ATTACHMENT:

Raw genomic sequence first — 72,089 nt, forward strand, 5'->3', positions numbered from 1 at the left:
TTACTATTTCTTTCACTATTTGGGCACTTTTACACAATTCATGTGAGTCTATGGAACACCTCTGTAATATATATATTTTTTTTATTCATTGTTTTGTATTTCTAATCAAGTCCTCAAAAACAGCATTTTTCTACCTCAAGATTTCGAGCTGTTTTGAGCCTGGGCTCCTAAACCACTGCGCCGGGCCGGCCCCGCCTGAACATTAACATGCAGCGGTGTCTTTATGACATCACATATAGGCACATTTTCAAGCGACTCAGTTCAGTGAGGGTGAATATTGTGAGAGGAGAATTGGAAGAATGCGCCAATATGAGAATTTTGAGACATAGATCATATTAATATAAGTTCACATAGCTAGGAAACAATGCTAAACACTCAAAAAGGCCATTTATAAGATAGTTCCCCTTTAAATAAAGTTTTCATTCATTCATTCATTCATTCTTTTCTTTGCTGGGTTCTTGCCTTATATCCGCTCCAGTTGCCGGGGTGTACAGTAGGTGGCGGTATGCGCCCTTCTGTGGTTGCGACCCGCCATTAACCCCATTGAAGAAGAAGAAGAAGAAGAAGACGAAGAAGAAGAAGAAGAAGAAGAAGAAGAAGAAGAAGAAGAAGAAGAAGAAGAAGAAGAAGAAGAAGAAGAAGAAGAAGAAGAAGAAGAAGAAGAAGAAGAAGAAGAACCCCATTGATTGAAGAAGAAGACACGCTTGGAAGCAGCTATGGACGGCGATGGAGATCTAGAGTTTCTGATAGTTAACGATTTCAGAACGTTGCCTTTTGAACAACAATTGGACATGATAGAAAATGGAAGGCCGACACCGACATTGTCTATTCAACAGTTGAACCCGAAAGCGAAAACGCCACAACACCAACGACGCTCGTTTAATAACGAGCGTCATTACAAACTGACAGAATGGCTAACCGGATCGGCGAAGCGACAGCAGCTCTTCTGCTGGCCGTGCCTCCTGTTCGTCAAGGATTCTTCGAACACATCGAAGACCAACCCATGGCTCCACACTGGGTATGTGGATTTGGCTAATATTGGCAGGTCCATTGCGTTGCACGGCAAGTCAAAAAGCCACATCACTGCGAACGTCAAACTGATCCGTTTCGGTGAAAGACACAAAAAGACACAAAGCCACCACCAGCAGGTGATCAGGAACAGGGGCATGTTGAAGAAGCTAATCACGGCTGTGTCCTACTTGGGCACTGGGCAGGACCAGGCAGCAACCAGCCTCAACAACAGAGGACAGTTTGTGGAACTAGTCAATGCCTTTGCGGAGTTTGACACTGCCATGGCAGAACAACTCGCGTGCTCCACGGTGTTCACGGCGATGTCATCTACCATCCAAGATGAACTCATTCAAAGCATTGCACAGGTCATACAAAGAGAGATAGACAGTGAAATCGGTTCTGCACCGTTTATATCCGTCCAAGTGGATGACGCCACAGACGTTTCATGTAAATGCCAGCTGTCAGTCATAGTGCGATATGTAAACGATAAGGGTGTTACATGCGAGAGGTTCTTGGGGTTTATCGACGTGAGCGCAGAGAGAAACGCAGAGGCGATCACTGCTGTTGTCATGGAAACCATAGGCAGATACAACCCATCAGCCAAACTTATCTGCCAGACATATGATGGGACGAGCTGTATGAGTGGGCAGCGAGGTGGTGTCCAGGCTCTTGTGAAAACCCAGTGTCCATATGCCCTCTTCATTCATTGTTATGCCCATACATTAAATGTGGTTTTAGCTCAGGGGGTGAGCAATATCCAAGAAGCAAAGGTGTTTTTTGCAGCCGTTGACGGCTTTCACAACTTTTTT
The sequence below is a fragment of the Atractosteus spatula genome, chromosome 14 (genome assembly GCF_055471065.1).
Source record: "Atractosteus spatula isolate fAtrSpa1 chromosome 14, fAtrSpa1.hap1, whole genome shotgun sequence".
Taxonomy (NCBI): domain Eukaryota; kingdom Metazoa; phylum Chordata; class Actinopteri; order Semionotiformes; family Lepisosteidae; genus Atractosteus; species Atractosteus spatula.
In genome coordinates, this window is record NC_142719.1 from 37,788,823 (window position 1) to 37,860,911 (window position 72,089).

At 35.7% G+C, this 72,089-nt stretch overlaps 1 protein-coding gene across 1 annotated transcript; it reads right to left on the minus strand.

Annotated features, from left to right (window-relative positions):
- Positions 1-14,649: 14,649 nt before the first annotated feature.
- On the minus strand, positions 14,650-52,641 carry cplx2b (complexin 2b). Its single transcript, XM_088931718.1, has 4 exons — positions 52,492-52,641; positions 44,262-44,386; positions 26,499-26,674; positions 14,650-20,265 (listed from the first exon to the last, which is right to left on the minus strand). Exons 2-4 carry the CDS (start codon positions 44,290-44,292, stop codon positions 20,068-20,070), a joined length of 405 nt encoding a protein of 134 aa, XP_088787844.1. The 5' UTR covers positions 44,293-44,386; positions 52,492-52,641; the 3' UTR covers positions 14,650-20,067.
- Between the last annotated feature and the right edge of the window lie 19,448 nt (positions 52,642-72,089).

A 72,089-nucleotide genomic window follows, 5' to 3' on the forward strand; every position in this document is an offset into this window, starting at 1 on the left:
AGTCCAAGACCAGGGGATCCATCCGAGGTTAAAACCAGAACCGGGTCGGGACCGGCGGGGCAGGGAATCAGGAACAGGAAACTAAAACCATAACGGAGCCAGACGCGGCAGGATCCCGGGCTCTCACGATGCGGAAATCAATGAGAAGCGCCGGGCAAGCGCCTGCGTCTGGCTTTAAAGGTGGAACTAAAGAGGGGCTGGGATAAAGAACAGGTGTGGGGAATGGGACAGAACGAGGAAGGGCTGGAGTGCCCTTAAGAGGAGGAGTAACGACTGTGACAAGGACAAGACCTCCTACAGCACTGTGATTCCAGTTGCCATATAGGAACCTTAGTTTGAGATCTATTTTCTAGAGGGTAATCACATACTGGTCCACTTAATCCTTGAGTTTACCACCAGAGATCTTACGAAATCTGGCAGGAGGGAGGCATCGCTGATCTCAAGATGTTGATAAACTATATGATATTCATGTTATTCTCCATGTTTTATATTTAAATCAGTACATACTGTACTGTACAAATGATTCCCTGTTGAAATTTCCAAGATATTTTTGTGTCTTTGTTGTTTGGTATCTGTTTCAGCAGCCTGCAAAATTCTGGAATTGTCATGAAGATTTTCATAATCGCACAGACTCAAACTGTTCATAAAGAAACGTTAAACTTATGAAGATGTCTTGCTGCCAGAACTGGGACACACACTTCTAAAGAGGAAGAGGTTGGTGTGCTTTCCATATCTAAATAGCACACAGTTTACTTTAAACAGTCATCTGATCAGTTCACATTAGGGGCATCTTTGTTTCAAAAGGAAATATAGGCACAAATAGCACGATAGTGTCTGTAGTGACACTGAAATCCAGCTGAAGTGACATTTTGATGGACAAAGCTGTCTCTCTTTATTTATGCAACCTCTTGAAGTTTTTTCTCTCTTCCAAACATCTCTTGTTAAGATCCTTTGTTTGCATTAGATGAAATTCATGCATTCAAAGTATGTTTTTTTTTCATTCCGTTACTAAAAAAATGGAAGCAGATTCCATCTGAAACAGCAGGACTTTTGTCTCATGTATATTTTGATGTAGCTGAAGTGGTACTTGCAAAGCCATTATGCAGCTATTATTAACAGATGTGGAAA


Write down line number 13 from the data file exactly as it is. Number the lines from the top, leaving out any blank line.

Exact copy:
AGTCCAAGACCAGGGGATCCATCCGAGGTTAAAACCAGAACCGGGTCGGGACCGGCGGGGCAGGGAATCAGGAACAGGAAACTAAAACCATAACGGAGCCAGACGCGGCAGGATCCCGGGCTCTCACGATGCGGAAATCAATGAGAAGCGCCGGGCAAGCGCCTGCGTCTGGCTTTAAAGGTGGAACTAAAGAGGGGCTGGGATAAAGAACAGGTGTGGGGAATGGGACAGAACGAGGAAGGGCTGGAGTGCCCTTAAGAGGAGGAGTAACGACTGTGACAAGGACAAGACCTCCTACAGCACTGTGATTCCAGTTGCCATATAGGAACCTTAGTTTGAGATCTATTTTCTAGAGGGTAATCACATACTGGTCCACTTAATCCTTGAGTTTACCACCAGAGATCTTACGAAATCTGGCAGGAGGGAGGCATCGCTGATCTCAAGATGTTGATAAACTATATGATATTCATGTTATTCTCCATGTTTTATATTTAAATCAGTACATACTGTACTGTACAAATGATTCCCTGTTGAAATTTCCAAGATATTTTTGTGTCTTTGTTGTTTGGTATCTGTTTCAGCAGCCTGCAAAATTCTGGAATTGTCATGAAGATTTTCATAATCGCACAGACTCAAACTGTTCATAAAGAAACGTTAAACTTATGAAGATGTCTTGCTGCCAGAACTGGGACACACACTTCTAAAGAGGAAGAGGTTGGTGTGCTTTCCATATCTAAATAGCACACAGTTTACTTTAAACAGTCATCTGATCAGTTCACATTAGGGGCATCTTTGTTTCAAAAGGAAATATAGGCACAAATAGCACGATAGTGTCTGTAGTGACACTGAAATCCAGCTGAAGTGACATTTTGATGGACAAAGCTGTCTCTCTTTATTTATGCAACCTCTTGAAGTTTTTTCTCTCTTCCAAACATCTCTTGTTAAGATCCTTTGTTTGCATTAGATGAAATTCATGCATTCAAAGTATGTTTTTTTTTCATTCCGTTACTAAAAAAATGGAAGCAGATTCCATCTGAAACAGCAGGACTTTTGTCTCATGTATATTTTGATGTAGCTGAAGTGGTACTTGCAAAGCCATTATGCAGCTATTATTAACAGATGTGGAAA